Cellulitis is a bacterial infection of skin tissue that can cause the skin to look red, swollen, tender, and sore when pressed. The bacteria that may bring on this ailment can be passed on from one person to another, so extreme caution is necessary. This condition often attacks the lower leg skin.
Many people may think that cellulitis may have something to do with cellulite (the lumpy marks found in the buttocks and thighs). Do not be confused. Cellulitis is the more dangerous condition due to it is a serious infection while cellulite is completely benign.
This infection is a life-threatening condition if not treated promptly. Considering this infection can spread to the lymph nodes and blood vessels by invading the tissue under the skin.
Most cellulitis infections are commonly caused by Streptococcus and Staphylococcus bacteria. They infect the wound on the skin such as surgical wounds, scratches, and insect bites, skin irritation, and swollen skin.
This infection may also arise in various skin diseases such as tinea pedis, eczema, or psoriasis as well as due to radiotherapy. There are other bacteria strains that can lead to rare cases of cellulitis:
- Haemophilus influenzae. These bacteria commonly affect 6 years old on the face, arms, and upper body
- Pasteurella multocida. These bacteria can be transmitted through the bite or scratch of a dog or cat with a 24-hour incubation period
- Aeromonas hydrophillia dan Vibrio vulnificus. Both of these bacteria can be found in freshwater and seawater
- Pseudomonas aeruginosa. These bacteria arise in puncture wounds
- Erysipelothrix. It is transmitted in contaminated animal meat such as pigs
- Anaerobes, Eikenella and Streptococcus viridans. These bacteria may be passed on through human bites
Cellulitis may seem to occur spontaneously but if upon closer look, most patients have a break in their skin where the bacteria have gained entry into their deeper dermis layers. The infection usually starts as a small and painful area on the skin. The following are the common symptoms experienced by sufferers:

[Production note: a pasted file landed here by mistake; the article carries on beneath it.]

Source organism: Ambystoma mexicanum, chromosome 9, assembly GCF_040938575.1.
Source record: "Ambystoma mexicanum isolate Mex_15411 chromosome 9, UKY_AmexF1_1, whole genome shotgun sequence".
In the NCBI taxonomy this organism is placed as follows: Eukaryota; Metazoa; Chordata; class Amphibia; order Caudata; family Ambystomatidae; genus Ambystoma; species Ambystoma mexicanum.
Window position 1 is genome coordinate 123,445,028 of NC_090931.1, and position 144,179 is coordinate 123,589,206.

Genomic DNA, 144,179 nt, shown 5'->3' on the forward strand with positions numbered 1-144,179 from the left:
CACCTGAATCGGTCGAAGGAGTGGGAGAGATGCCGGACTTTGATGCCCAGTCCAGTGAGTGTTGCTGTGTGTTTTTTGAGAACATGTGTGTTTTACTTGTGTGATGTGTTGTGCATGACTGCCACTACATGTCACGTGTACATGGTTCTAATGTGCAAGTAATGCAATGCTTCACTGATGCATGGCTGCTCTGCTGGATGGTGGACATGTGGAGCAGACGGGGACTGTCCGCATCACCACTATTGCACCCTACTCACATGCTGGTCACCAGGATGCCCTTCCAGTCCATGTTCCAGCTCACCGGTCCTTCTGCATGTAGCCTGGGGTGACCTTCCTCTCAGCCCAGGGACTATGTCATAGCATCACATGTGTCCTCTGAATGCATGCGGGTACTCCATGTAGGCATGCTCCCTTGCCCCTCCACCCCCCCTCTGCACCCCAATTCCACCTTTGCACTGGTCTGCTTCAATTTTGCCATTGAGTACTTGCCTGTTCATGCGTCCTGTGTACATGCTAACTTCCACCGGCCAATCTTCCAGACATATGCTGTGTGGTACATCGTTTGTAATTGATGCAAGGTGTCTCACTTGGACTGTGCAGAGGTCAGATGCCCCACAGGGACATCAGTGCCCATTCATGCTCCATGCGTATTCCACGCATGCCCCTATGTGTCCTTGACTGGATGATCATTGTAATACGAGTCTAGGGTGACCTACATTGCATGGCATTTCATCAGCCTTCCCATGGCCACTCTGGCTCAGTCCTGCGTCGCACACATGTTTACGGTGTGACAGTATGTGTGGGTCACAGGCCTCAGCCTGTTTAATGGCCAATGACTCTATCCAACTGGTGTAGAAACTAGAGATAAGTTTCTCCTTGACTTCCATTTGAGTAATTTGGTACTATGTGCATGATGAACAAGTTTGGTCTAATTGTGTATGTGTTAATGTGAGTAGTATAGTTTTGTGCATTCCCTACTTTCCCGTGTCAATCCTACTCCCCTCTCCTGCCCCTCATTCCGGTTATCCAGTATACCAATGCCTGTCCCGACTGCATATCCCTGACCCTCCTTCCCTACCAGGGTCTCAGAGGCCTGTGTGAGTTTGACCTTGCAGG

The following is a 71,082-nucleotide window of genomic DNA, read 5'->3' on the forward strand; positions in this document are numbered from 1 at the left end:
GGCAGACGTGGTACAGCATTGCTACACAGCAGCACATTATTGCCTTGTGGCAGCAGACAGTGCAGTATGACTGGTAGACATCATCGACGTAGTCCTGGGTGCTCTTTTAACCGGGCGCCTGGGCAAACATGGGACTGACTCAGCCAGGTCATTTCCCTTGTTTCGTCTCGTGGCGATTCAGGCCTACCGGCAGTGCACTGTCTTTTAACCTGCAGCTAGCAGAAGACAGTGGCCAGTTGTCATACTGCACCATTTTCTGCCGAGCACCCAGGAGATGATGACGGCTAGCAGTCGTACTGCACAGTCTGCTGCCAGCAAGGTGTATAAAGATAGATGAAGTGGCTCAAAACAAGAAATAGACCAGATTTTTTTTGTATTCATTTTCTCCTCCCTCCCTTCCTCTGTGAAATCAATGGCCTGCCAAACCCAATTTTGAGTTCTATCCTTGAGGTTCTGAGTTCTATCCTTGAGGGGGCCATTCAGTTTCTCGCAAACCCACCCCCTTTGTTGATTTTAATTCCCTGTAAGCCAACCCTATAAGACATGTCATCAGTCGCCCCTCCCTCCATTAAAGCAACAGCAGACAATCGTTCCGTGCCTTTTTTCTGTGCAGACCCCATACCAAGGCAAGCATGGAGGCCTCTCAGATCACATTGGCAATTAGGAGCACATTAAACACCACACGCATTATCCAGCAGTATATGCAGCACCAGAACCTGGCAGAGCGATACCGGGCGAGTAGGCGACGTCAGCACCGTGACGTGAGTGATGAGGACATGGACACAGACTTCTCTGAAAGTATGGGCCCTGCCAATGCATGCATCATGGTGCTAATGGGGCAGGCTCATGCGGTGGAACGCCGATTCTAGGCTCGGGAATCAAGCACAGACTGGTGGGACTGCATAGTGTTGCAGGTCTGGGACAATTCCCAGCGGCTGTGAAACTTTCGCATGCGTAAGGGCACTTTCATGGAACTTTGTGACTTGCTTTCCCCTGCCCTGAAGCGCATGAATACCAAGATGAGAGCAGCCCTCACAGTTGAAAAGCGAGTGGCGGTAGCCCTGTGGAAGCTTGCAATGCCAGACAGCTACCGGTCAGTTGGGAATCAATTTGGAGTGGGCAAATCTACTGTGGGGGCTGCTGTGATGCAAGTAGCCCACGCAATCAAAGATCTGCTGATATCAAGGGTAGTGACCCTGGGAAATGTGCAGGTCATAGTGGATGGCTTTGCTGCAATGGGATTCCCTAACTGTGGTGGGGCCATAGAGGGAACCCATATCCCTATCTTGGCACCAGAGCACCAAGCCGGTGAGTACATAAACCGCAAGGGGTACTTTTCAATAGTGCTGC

- Red Spots
- Skin blisters and dimpling
- Swollen lymph nodes
- Skin tenderness
These symptoms may occur very suddenly or may appear gradually. The redness of the skin may expand over several hours or days. Immediately, see a doctor if you have symptoms of cellulitis.
In general, the treatment will be adjusted to the type and severity of the infection as well as the patient’s overall condition. Most cases of cellulitis are usually mild and can resolve in a matter of days or weeks.
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Oral antibiotics are usually the first treatment option for people with a 7-14 day usage period. If the patient’s condition does not improve after 10 days or the symptoms worsen, the doctor will advise the patient to undergo treatment at the hospital. So, the antibiotics and other drugs can be given by injection.
However, if you have cellulitis, it is best to try natural home remedies first before turning to antibiotic treatment. Natural remedies are typically safe and will not put you at risk of severe side effects.
- Garlic. Garlic is powerful of antibacterial, antiviral properties, and potential ability to ward off antibiotic-resistant superbugs.
- Tea tree oil. This essential oil has strong antibacterial, antifungal, and antimicrobial properties.
- Oregano oil. Its compound provides antiviral, antifungal, antibacterial, and anti-inflammatory properties that may be useful against cellulitis.
- Manuka honey. This honey is rich in phytochemicals that useful in controlling staph infections and may even inhibit MRSA infection.
- Fenugreek seeds and Echinacea. The flavonoids in fenugreek seek may help reduce skin inflammation and infections.
- Activated charcoal. It can help draw out toxins and chemical impurities from your body.
- Calendula. This flower promotes optimal blood flow to the affected areas and stimulates collagen production to speed up healing.